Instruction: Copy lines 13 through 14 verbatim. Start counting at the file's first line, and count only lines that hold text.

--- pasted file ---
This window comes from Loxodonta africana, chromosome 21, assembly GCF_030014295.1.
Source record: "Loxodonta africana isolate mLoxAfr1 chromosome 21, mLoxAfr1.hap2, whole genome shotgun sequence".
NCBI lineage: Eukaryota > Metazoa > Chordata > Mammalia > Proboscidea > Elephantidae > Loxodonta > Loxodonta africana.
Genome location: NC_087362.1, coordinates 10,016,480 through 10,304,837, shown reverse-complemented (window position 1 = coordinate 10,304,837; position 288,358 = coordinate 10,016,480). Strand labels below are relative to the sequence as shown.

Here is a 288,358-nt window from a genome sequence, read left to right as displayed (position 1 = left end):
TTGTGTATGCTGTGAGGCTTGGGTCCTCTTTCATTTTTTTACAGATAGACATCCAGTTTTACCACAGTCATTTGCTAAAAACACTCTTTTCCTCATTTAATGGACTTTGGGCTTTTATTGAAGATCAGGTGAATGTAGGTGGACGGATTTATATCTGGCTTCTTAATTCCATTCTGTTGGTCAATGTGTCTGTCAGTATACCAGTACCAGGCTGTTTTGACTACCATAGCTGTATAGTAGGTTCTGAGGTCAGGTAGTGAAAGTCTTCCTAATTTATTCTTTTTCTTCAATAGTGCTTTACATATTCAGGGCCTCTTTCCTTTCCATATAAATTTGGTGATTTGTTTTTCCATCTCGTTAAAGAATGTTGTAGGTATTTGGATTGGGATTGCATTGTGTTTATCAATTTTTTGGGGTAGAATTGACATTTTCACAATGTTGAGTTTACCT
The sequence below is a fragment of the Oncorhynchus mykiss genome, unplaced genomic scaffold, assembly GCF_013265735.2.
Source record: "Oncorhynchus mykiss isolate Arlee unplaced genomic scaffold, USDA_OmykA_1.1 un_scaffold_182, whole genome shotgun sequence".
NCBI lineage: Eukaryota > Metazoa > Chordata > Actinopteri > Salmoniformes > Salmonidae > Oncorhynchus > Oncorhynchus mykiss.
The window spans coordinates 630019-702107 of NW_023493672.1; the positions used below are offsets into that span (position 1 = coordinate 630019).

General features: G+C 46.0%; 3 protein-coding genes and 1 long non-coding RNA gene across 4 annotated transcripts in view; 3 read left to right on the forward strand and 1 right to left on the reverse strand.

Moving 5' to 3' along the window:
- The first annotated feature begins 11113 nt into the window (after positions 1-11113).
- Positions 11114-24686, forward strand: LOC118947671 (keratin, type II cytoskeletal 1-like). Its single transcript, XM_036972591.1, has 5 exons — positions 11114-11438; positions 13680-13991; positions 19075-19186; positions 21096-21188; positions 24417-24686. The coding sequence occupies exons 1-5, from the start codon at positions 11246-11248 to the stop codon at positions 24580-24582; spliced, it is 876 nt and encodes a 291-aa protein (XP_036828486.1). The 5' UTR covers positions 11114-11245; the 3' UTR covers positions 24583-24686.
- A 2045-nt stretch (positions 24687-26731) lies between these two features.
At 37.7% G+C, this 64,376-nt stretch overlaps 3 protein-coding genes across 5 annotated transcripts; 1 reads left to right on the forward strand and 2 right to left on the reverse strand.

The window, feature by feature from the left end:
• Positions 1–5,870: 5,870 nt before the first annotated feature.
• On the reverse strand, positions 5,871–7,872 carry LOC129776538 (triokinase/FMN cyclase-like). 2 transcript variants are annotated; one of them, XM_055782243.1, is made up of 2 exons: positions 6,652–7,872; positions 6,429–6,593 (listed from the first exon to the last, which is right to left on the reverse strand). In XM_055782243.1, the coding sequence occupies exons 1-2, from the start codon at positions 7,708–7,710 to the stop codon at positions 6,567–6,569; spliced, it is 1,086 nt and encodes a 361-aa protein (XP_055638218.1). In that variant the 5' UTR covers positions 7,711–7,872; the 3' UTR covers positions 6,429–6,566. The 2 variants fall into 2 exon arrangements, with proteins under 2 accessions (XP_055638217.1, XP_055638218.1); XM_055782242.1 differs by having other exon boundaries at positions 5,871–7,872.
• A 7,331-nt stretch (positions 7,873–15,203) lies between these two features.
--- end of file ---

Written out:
- The first annotated feature begins 11113 nt into the window (after positions 1-11113).
- Positions 11114-24686, forward strand: LOC118947671 (keratin, type II cytoskeletal 1-like). Its single transcript, XM_036972591.1, has 5 exons — positions 11114-11438; positions 13680-13991; positions 19075-19186; positions 21096-21188; positions 24417-24686. The coding sequence occupies exons 1-5, from the start codon at positions 11246-11248 to the stop codon at positions 24580-24582; spliced, it is 876 nt and encodes a 291-aa protein (XP_036828486.1). The 5' UTR covers positions 11114-11245; the 3' UTR covers positions 24583-24686.